The troubled second round of peace talks that began on May 24 in Naypyitaw got a needed boost of credibility, when the newly formed Federal Political Negotiation Consultative Committee (FPNCC) agreed to attend. The last-minute move capped months of uncertainty that shook rebel alliances reshuffled the complex web of armed groups.
The FPNCC is led by the powerful United Wa State Party (UWSP). Its other members are the Kachin Independence Organization (KIO), the Shan State Progress Party, the National Democratic Alliance Army (NDAA) the Ta’ang National Liberation Army (TNLA), the Arakan Army (AA) and the Myanmar National Democratic Alliance Army (MNDAA).
“It seems that there will be restrictions on the participation of the seven northern rebel groups, but they are invited to attend the opening and closing ceremonies. We had invited the UNFC to attend every day of the conference, but they declined to come,” said Dr Aye Maung of the Union Peace Dialogue Joint Committee (UPDJC).The United Nationalities Federal Council (UNFC) is the other major rebel bloc in the country. Its leadership declined to join the peace conference without the rights of full participants.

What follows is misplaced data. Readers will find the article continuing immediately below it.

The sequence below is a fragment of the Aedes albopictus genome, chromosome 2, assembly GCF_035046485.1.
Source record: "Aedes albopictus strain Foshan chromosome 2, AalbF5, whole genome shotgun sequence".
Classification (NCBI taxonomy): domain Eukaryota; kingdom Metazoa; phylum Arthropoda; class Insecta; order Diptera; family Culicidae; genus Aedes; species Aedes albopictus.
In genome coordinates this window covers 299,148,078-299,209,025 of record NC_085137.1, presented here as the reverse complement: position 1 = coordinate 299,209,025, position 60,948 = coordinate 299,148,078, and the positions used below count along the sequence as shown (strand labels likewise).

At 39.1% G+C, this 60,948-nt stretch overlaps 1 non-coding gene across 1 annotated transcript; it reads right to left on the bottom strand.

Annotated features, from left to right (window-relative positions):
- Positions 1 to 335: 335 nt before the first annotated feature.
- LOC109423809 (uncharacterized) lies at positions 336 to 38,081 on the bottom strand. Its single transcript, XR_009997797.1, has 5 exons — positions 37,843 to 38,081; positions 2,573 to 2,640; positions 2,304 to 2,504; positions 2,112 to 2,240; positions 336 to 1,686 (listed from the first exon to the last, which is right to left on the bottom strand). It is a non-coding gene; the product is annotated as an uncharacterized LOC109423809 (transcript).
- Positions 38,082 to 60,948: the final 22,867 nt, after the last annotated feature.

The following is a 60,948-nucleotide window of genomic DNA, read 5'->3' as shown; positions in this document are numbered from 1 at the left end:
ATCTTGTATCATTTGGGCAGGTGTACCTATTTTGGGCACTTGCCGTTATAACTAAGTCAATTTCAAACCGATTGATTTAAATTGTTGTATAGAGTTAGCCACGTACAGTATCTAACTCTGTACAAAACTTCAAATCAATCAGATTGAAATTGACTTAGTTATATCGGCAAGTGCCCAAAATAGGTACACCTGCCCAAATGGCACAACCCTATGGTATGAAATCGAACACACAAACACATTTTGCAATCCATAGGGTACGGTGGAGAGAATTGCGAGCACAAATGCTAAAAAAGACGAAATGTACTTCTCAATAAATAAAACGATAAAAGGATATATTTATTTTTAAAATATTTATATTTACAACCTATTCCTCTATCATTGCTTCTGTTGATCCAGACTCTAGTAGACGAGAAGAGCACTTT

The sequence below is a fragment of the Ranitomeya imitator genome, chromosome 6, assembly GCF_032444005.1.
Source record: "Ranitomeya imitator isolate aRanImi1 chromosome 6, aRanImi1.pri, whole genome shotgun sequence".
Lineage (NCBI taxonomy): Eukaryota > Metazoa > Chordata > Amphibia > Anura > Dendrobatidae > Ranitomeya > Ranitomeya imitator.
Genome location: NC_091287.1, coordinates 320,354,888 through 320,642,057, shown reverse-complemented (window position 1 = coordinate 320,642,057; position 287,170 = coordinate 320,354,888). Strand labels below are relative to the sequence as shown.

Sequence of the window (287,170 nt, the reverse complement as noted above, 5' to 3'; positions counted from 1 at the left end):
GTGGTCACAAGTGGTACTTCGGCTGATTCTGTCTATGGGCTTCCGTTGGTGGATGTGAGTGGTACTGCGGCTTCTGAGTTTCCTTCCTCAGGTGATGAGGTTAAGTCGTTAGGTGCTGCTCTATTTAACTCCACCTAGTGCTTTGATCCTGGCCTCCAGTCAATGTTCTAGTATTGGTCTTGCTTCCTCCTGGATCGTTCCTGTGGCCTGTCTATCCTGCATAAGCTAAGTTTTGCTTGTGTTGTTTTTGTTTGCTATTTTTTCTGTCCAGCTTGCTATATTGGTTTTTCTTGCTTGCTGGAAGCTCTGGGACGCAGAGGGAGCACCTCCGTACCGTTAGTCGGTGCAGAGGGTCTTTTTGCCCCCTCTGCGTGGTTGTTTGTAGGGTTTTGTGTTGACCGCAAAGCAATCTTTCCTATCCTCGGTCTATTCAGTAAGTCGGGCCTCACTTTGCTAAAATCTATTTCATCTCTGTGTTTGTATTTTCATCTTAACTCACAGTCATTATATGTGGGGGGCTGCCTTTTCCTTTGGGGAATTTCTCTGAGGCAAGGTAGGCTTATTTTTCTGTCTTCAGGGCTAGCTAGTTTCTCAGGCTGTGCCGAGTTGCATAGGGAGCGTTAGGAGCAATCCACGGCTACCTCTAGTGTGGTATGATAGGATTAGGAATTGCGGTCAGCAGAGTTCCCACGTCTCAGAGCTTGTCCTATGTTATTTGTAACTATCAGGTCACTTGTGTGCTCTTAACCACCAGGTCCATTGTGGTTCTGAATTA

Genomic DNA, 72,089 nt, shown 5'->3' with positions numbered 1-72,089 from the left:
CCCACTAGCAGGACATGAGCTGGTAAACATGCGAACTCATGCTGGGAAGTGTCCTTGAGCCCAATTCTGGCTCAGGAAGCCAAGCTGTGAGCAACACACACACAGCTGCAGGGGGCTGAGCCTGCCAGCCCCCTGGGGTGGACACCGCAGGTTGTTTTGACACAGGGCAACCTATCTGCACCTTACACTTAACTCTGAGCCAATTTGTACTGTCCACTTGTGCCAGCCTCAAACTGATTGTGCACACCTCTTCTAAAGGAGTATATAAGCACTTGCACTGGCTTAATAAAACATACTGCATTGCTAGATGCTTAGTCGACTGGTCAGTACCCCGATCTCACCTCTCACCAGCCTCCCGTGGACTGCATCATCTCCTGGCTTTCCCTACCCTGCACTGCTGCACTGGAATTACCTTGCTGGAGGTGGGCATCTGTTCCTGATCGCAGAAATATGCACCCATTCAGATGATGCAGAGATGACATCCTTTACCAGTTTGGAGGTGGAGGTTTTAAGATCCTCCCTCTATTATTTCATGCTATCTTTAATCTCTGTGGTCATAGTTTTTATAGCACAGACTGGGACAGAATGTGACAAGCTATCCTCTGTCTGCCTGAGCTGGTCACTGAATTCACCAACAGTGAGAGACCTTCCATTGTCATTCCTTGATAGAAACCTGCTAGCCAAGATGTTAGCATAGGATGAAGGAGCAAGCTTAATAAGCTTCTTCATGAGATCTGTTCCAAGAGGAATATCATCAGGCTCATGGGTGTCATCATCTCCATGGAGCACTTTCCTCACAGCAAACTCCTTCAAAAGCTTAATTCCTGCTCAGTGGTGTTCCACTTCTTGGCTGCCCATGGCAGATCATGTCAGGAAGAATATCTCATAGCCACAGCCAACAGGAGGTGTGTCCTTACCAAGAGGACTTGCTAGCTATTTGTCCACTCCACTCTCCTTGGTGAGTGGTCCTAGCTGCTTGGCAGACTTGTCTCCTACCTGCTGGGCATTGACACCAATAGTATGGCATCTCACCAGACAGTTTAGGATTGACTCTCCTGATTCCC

“They offered us a “special invitation,” which might sound nice, but is really just another way of saying ‘observer.’ We’ve decided that we will not attend if there is no equality in negotiations,” said Nai Hongsar, vice chairman of the UNFC.
In a statement issued the day before the conference began, the UNFC said that although its members would not attend, they continued to support political dialogue in the name of building a federal democratic union. The statement said that the council supports the spirit and framework of the negotiations, known as the 21st Century Panglong Peace Conference.
The weeks before the peace conference saw a hectic reshuffling of rebel alliances, as former coalition members found themselves at odds over participation in the conference. Of the seven members of the UNFC, two—the KIO and WNO—have chosen to leave the group, and two—the KIO and SSPP—have joined the FPNCC, in the case of the SSPP, without leaving the UNFC.